“Yes,” said Grandfather. “We Volciani were in an alliance with the Carpetani, and we went to war when their leader Hamilcar tried to extend his rule over our tribes. Your father was killed in that war. But Hamilcar was killed in one of the battles against the Carpetani and his place has been taken by a man named Hasdrubal. He is a handsome man and they call him Hasdrubal the Fair. This Hasdrubal seems to have a different policy than Hamilcar. He has offered the Volciani and other tribes alliances based on friendship and mutual interest. I don’t know how far to trust this Hasdrubal, but I am weary of burying sons, nephews and cousins. I am weary of trying to provide for widows. I have decided to accept Hasdrubal’s offer and I have persuaded our tribal counsel to support this decision. It seems inevitable that the Carthaginians will eventually rule all of Spain and it seems to me that it is better to make an accommodation with them than to risk annihilation and slavery.”
He paused to give me a chance to think about his words. Finally I said: “I know little of these matters, Grandfather, but perhaps you are right.”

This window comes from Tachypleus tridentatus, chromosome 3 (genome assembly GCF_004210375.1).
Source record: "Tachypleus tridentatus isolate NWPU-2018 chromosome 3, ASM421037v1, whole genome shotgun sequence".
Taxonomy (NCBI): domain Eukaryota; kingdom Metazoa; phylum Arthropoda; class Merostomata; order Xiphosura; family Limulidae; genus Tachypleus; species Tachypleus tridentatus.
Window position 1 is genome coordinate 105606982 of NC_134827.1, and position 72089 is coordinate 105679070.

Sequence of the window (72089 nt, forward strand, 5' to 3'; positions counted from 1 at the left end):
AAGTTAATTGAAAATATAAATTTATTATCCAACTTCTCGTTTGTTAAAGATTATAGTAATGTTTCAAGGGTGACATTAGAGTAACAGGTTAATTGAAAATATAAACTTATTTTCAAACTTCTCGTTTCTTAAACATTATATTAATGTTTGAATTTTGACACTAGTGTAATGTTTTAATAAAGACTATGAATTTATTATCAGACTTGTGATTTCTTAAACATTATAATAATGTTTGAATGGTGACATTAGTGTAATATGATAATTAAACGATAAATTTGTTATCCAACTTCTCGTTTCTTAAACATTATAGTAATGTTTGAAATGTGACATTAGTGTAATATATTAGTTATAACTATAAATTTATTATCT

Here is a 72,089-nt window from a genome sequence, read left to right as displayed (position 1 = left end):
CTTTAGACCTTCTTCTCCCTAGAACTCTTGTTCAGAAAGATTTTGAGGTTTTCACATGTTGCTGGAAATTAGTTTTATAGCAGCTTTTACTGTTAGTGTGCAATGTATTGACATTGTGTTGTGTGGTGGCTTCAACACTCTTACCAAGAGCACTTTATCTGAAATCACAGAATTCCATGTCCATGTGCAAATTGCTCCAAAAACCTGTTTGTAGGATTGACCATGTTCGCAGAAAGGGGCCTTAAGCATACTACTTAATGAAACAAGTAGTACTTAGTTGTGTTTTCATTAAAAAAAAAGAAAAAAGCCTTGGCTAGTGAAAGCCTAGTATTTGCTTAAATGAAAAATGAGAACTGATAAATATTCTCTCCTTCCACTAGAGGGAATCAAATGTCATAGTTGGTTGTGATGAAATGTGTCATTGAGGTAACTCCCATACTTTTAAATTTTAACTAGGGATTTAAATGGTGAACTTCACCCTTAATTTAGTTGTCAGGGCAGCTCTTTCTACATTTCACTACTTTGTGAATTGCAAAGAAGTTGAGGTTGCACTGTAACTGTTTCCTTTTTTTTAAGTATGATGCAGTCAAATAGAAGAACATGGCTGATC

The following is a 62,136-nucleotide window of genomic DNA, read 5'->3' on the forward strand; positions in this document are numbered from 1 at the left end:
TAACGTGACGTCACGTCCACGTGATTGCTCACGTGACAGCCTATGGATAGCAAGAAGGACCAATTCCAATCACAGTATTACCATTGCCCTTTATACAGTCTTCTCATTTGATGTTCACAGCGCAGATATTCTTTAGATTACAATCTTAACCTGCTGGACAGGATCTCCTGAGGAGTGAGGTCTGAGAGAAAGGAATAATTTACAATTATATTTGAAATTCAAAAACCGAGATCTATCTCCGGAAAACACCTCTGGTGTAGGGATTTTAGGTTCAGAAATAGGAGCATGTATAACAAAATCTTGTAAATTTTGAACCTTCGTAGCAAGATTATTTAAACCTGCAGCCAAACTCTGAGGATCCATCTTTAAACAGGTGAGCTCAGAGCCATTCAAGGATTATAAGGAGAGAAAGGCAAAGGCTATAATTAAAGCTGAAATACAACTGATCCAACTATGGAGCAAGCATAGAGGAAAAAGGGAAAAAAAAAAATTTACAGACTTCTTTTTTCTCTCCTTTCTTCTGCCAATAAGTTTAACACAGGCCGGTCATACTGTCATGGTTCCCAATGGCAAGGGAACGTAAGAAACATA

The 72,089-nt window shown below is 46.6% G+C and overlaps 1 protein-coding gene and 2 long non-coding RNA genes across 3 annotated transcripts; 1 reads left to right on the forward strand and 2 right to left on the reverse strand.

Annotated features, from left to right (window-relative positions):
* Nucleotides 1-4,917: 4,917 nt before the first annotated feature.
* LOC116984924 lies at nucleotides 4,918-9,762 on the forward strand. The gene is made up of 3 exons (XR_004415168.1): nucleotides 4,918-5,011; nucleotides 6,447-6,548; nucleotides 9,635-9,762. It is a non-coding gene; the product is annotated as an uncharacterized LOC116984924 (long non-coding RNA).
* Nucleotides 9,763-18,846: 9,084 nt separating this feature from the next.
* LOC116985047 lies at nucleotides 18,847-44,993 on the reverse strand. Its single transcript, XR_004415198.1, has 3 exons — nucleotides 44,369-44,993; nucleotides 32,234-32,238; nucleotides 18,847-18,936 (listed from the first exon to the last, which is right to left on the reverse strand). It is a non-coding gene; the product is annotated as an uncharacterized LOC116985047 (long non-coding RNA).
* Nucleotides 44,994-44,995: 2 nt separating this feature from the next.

“So where do you come in, Sansara?” He asked. “Hasdrubal has made alliances with a number of Spanish tribes, the Turditani, the Illergites, the Ausetani, the Seditani and others. He likes to cement these alliances with a marriage of a well-born maiden to one of his kinsmen. I have offered you in marriage with one of his nephews, a young man named Gisco.”
I was speechless. I just stared at him open-mouthed. This would mean the complete end of the life I had always known, an irrevokable change in every facet of my life, a cataclysm of the greatest magnitude.
Seeing my look of panic and my inability to respond, he leaned forward and placed his hands on my shoulders, “I can see that you aren’t ready to contemplate this matter. We will talk again in a few days. Just bear in mind that there are some things in life that we can’t avoid. I want you to be strong and do your duty to your family and to your tribe. This alliance will mean much for the survival of the Volciani. No more will our little girls lose their fathers, and women lose their husbands. Sometimes you must make sacrifices for the good of your people. You may go now. I’m sure you will want to discuss this with your mother.”
I walked out of the lodge and into the sunlight. Mama was waiting for me. “Mama,” I cried, “Grandfather says I must leave here, that I must marry a Carthaginian, someone I don’t know, whose language I don’t speak!”